Why is this important? Mostly because if the income is in box 7, the IRS must allow us the expenses and often it is the business expenses that they are most antagonistic with. They have often focused on salesmen and car salesman. This is a group which has many expenses, but which often do not keep good records of their expenses. The have also focused on those with income on their form 1099 listed in box 3, saying those are not real business activities despite what legal explanations are clearly stated on the form 1099. Whereas if the income was in box 7 of the form 1099's, then they would consider those expenses as related to the income. Their interpretation runs counter to the instructions on the form 1099 itself. Yet no amount of discussion has persuaded them. So this must be a recent policy decision made by them or in fact the IRS making law. This has particular importance for those people who have large business expenses because if the expenses can be matched to the income then this lessens the audit risk as well as often times eliminating the alternative minimum tax which catches so many salesmen.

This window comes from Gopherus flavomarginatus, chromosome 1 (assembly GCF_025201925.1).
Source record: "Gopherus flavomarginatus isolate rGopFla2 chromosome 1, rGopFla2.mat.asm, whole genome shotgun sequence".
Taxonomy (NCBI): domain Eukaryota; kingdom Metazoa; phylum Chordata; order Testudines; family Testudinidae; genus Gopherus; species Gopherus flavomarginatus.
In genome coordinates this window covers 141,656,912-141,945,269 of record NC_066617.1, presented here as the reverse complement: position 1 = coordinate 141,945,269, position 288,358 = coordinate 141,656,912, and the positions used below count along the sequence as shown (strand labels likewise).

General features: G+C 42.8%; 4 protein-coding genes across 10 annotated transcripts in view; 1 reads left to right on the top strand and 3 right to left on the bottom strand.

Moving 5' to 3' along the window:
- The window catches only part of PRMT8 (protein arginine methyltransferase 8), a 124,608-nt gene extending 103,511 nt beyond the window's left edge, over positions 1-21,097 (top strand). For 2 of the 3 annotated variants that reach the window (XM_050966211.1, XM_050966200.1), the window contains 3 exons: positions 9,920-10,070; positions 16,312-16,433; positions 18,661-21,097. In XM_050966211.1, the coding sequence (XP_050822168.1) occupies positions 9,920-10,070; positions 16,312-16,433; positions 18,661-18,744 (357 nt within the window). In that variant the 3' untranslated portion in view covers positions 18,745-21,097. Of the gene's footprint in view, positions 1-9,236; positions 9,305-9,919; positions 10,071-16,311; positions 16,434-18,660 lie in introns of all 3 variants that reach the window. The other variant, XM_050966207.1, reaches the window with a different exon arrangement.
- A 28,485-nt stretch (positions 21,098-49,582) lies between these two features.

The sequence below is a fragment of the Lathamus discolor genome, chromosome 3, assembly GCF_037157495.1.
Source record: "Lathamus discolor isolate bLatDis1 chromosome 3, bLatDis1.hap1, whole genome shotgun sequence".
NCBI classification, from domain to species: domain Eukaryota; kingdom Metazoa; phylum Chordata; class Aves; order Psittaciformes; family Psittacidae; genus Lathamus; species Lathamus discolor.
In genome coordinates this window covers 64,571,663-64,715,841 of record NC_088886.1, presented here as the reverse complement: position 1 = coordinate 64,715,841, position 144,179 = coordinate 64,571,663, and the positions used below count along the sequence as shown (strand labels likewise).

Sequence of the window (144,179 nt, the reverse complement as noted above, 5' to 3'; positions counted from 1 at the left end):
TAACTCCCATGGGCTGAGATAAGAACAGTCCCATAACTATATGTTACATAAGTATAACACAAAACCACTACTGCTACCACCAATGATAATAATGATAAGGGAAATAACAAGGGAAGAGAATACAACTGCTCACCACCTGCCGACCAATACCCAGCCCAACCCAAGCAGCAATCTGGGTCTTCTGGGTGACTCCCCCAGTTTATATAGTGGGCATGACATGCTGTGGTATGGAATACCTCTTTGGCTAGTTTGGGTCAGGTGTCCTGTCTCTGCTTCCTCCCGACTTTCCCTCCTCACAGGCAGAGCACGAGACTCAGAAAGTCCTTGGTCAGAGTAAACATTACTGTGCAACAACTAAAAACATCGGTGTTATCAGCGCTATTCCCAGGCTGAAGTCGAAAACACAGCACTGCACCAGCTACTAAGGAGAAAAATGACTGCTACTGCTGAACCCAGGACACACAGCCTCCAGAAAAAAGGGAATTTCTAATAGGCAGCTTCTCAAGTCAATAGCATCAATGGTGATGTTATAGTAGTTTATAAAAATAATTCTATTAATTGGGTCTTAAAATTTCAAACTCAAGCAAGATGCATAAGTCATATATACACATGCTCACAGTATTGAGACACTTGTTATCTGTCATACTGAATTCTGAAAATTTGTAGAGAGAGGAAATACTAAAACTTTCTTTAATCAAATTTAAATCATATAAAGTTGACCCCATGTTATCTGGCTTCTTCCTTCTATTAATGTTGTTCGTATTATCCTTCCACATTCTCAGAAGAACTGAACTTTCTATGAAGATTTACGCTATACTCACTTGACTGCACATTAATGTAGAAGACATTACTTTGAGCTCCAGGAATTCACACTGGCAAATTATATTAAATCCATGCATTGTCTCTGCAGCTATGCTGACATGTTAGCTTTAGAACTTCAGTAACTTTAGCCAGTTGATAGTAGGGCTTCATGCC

But there are many ways to skin a cat or deal with the IRS. Everyone knows they have more financial resources than us and can and often do assert a position that is blatantly unfair and incorrect. Once this happens many individuals feel they have no recourse but to cave in and just pay out of fear and intimidation. However there are other choices. I have had two cases with the IRS last year over this particular form 1099 issue. Both cases were similar. In one case the individual got quite justifiably scared and took his records away before I could talk to him about the best strategy. After all the IRS is intimidating to many of us, as they have unparalleled power. The one person who got scared off took the case to a tax attorney who in my opinion did not seem to want to defend the taxpayer as strongly as I believed should be done. I felt very strongly about the rightness of these two taxpayers cause, so after persuading the second salesman to fight the IRS. This second person chose a different tax attorney and his outcome is very different from the first. His case is being settled for about $600. The attorney fees paid on this case were about $850. This was much less than the IRS was going for. The tax attorney selected was the only difference. Two very different outcomes to what appeared to be similar issues. The only difference was the strategy employed. So if you find yourself in a difficult situation, there are good alternatives to rolling over out of fear.